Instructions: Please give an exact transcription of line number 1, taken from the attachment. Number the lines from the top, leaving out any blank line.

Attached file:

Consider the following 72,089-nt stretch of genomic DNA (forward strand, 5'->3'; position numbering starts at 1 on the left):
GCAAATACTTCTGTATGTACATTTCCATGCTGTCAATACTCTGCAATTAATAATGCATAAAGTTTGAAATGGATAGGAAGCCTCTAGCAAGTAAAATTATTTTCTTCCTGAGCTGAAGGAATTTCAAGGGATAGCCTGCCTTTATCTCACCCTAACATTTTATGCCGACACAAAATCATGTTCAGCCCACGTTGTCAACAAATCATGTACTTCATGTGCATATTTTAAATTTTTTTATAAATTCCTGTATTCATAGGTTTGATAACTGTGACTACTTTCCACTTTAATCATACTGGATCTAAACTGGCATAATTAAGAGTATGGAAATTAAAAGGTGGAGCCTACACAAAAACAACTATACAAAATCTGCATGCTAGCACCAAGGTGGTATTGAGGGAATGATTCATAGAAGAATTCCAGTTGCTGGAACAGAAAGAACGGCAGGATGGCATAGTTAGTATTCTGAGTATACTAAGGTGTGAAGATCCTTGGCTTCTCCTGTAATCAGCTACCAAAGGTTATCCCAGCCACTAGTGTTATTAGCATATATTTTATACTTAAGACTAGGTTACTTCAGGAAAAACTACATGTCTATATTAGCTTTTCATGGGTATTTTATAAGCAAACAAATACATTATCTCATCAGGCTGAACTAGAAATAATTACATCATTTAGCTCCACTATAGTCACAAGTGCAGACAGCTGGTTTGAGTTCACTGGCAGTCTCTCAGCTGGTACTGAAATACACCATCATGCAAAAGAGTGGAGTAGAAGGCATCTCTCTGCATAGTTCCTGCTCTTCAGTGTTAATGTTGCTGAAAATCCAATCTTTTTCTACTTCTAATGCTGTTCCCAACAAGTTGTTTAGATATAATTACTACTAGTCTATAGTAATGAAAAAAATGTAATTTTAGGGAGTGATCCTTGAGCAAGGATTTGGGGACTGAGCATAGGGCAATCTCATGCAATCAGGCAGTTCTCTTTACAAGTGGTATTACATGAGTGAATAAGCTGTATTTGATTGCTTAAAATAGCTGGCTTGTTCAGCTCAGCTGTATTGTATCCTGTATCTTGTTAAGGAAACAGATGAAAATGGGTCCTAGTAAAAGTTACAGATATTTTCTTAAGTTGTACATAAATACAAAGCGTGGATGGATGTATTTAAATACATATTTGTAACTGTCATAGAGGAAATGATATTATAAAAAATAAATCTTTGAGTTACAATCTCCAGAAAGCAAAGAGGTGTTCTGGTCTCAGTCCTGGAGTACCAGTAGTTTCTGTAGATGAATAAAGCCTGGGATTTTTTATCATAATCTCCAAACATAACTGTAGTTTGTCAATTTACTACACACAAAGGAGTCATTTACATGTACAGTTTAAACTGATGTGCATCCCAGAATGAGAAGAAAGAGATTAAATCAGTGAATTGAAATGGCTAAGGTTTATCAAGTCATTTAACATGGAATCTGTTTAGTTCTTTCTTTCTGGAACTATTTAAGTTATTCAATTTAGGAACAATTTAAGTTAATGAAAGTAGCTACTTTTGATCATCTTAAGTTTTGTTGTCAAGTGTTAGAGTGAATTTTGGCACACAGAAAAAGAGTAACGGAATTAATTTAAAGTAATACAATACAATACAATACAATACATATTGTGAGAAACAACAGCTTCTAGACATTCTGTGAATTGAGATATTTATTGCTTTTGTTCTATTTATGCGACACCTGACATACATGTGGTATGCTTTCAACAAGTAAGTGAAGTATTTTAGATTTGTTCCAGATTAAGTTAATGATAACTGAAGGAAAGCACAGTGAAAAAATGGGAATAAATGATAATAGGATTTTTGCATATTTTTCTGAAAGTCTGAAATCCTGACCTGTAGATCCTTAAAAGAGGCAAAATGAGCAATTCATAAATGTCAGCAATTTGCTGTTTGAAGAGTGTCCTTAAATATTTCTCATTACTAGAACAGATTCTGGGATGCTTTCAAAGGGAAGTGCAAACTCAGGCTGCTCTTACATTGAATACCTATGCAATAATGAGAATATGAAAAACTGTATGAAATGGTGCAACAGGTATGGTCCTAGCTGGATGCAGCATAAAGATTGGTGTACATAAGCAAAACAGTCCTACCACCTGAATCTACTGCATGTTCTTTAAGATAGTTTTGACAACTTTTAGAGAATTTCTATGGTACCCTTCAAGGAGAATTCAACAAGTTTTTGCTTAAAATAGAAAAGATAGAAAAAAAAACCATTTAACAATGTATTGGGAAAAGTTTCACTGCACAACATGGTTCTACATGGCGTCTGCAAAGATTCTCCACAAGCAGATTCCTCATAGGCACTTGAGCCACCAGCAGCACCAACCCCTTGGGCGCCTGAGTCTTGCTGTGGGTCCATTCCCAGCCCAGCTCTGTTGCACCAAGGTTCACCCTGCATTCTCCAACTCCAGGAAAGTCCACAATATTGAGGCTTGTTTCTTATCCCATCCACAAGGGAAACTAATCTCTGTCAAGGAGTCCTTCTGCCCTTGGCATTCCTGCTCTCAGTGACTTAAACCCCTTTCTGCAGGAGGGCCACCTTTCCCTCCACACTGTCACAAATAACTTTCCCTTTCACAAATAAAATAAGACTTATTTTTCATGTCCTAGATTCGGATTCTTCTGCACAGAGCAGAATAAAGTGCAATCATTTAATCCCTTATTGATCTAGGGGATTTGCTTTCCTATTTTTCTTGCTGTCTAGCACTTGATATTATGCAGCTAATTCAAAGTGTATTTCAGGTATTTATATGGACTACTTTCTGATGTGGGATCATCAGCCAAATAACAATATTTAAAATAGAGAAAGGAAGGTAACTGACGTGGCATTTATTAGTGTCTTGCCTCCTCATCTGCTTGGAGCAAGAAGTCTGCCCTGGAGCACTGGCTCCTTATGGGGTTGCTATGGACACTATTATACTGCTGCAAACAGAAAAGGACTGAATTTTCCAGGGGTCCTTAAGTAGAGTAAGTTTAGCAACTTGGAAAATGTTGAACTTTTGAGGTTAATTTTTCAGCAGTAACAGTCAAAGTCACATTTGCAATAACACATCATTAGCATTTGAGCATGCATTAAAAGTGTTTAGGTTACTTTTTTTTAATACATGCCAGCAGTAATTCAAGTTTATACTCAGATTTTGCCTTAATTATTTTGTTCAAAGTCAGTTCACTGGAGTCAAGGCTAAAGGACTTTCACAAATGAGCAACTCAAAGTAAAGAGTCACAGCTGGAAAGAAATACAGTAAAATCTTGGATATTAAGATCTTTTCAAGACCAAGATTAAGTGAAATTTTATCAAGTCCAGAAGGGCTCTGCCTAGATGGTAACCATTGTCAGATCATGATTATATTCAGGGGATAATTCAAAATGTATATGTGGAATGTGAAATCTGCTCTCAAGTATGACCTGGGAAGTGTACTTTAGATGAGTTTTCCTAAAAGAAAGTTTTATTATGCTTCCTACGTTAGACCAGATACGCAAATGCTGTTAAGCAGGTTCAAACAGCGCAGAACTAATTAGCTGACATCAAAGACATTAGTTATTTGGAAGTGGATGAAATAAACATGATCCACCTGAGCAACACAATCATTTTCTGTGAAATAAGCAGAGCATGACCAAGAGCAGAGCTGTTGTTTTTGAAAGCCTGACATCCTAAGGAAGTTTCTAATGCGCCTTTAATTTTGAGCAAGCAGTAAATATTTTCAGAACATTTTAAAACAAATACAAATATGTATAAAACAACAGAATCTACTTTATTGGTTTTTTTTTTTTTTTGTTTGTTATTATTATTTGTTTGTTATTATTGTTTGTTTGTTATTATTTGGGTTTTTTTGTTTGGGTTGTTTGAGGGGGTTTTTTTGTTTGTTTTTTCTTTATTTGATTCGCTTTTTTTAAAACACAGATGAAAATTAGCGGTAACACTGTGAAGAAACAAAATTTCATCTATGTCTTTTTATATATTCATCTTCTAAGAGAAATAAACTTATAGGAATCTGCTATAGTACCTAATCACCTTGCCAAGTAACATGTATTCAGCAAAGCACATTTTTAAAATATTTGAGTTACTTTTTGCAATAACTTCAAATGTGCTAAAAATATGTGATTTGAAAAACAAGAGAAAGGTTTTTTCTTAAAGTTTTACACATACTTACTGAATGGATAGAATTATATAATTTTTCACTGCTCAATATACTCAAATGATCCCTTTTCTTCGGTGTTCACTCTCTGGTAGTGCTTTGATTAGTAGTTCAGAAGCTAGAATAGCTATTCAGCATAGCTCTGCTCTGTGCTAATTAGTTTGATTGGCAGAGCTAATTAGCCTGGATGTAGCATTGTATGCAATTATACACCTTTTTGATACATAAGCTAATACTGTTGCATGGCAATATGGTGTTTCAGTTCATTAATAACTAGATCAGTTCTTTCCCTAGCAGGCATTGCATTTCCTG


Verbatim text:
Consider the following 72,089-nt stretch of genomic DNA (forward strand, 5'->3'; position numbering starts at 1 on the left):